Cost-Effective Ways to Keep Your House Warm

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Cost-Effective Ways to Keep Your House Warm

It is the winter season again. And this year we will all be spending more time indoors as the government continues to implement social distancing and stay-at-home orders amid an increase of COVID-19 cases. Keeping you and your family warm is as important as taking care of your health and safety. These are some tips on keeping your home warm during this winter season.

How to Keep Your House Warm This Winter

 

Programmable Thermostat

The beauty of a programmable thermostat is that it allows you to preset your home’s temperatures for different times of the day. You can set your temperature on the low end while you are away and heat your home before you arrive. With a programmable thermostat, you can save up a lot on energy utility.

Programmable thermostats are inexpensive, and it even allows you to program up to four temperature settings each day. Furthermore, it is easy to install a new thermostat on your own. You have to follow the instructions on the package.

Draft Stopper

Locate areas in your home susceptible to drafts. You can do this by applying the “stack effect” principle. By simply lighting a match, you can determine whether there are gaps, cracks, and holes unnoticed that allow cool air to get inside your house quickly.

Windows and doors are particularly prone to drafts. It can be prevented, however, by sealing the gaps with door snakes and caulk. You can easily make a door snake by filling an old stocking with dried peas or rice to keep it in place. If the budget allows, you can invest in vinyl windows. They are good for keeping your home insulated.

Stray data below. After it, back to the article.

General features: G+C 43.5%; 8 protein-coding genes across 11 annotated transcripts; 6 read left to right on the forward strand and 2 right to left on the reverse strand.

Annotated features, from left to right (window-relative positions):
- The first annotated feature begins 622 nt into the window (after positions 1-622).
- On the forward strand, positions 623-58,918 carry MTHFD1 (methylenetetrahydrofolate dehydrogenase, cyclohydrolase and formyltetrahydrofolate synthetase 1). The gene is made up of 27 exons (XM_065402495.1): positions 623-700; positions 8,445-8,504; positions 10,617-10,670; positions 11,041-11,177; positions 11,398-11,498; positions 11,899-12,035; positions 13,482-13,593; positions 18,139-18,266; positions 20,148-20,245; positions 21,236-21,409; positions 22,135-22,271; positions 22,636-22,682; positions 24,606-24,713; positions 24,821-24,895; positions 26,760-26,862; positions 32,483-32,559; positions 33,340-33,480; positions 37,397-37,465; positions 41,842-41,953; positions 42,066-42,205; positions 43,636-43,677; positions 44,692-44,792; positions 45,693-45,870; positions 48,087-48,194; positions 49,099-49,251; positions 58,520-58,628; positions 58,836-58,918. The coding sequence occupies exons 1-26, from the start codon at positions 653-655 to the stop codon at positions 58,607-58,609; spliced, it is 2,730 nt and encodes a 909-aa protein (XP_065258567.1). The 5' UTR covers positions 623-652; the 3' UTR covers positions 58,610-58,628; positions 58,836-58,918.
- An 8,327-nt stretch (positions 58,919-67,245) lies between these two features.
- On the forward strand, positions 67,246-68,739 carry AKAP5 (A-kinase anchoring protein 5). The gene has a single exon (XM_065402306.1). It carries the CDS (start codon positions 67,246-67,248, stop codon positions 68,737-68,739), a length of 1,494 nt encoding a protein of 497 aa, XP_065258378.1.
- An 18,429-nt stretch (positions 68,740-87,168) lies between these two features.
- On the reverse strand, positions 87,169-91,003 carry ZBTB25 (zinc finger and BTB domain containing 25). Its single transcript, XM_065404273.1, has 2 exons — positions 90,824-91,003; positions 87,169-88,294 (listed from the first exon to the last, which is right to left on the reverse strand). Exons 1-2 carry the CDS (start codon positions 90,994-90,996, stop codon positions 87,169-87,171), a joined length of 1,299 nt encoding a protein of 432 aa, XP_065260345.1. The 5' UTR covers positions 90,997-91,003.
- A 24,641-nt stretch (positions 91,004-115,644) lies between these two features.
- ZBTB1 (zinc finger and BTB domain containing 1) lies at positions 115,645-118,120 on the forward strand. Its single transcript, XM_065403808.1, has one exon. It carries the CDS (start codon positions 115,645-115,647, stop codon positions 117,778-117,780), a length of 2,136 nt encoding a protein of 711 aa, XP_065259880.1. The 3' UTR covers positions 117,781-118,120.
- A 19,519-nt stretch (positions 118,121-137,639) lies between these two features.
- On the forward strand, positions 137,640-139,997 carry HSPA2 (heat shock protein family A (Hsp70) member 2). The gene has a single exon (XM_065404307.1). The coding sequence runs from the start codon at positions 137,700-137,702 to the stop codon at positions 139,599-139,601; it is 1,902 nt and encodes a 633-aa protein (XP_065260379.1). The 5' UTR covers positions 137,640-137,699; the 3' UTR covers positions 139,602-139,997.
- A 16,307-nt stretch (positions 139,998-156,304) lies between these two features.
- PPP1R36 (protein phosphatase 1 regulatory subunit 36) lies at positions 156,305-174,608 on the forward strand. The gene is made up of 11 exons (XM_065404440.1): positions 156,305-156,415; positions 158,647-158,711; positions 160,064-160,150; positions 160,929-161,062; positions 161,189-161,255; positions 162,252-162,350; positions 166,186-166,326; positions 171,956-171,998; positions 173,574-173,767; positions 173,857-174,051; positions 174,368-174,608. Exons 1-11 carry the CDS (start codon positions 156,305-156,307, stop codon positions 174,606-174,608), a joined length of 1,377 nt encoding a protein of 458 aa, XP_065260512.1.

Ceiling Fans

Although ceiling fans are more prevalent in warm-weather places, you could still find them in temperate regions. They help circulate the indoor air and create a cool breeze when spinning in their usual counterclockwise direction. But their purpose doesn’t stop there. You could still make use of your ceiling fan during winter.

By reversing the spin of your ceiling fan, you can help bring warm air back into your house, instead of it escaping to your roof. Most ceiling fans have a reverse switch that allows this mechanism. However, if your ceiling fan does not have this option, it’s better to leave it turned off the whole winter season.

bedroom

Curtains and Drapes

Another cost-efficient way to keep your home well-insulated this winter is by investing in curtains and drapes. Accordingly, 40 percent of heat can escape through window gaps. But by using curtains or drapes, you prevent this heat from escaping. The thicker the curtain or the drape is, the better it is in insulation.

During day time, open up your curtains to allow the sunlight to heat your home. Sunlight is also good for our health as it stimulates Vitamin D production in our body. Furthermore, just before sunset, close your curtains and drapes to prevent the cold air from getting in.

Fireplace

A fireplace can warm up an entire room in a matter of minutes. Cold winter nights are never complete without a blanket, a warm cup of hot cocoa, and a good book as you snuggle up in a fireplace. However, fireplaces have some downsides, though.

Fireplace dampers left open when not in use allows indoor heat to escape and cold air from infiltrating your home. It is important to keep in mind to close the damper after every use, and to keep it open before lighting up your fireplace to avoid smoke from filling up the room.

Furniture Placement

Most homeowners do not like the sight of air vents and radiators. They arrange their homes in such a way that furniture could cover up those from view. However, it only obstructs the airflow within the house. The radiator needs to work much harder to keep the room heated, making it consume more energy.

The most practical solution for this dilemma is to move your furniture away from your heating system. If you are bothered by how an eyesore your bare radiator looks, paint them with colors similar to your wall or flooring. That way, they easily blend into the background.

Rugs and Carpets

According to the National Energy Foundation, floors are responsible for 10 percent heat loss when not insulated. Wooden floors can be fashionable and easy to maintain, but you have to deal with heat loss, especially during winter. To combat this, cover bare floorboards with rugs and carpets.

However, keep in mind to avoid carpets and rugs with volatile organic compounds (VOCs) as they could compromise indoor air quality and the health of your family. By following these tips, not only will you and your family stay warm the entire winter months, but they are also proven to be cost-efficient.

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